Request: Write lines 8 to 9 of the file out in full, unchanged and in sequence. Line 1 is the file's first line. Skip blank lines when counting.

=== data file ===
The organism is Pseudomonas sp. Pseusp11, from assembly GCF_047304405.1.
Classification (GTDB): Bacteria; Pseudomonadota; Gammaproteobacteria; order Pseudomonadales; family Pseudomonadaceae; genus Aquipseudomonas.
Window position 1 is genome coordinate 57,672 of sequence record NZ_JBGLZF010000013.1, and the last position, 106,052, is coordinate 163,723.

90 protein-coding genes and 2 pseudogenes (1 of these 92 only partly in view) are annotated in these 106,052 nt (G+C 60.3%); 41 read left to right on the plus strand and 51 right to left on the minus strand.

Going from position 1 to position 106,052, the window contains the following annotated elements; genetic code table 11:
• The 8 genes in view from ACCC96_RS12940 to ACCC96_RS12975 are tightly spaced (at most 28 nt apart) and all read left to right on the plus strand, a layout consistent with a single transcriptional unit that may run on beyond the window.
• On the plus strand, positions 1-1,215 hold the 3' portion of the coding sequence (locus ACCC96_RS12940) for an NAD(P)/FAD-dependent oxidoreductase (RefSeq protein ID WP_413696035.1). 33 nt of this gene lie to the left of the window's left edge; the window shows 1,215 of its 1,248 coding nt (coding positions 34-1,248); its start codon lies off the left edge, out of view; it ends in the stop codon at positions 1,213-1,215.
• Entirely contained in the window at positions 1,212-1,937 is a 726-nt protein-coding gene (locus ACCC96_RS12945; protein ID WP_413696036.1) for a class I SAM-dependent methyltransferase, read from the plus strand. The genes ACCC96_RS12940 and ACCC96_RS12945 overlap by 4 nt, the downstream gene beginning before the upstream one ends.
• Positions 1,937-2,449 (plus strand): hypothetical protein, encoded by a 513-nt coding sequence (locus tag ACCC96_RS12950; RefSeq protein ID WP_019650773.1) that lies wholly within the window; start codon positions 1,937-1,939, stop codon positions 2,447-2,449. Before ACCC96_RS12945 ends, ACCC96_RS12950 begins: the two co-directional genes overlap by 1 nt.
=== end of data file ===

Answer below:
• Entirely contained in the window at positions 1,212-1,937 is a 726-nt protein-coding gene (locus ACCC96_RS12945; protein ID WP_413696036.1) for a class I SAM-dependent methyltransferase, read from the plus strand. The genes ACCC96_RS12940 and ACCC96_RS12945 overlap by 4 nt, the downstream gene beginning before the upstream one ends.
• Positions 1,937-2,449 (plus strand): hypothetical protein, encoded by a 513-nt coding sequence (locus tag ACCC96_RS12950; RefSeq protein ID WP_019650773.1) that lies wholly within the window; start codon positions 1,937-1,939, stop codon positions 2,447-2,449. Before ACCC96_RS12945 ends, ACCC96_RS12950 begins: the two co-directional genes overlap by 1 nt.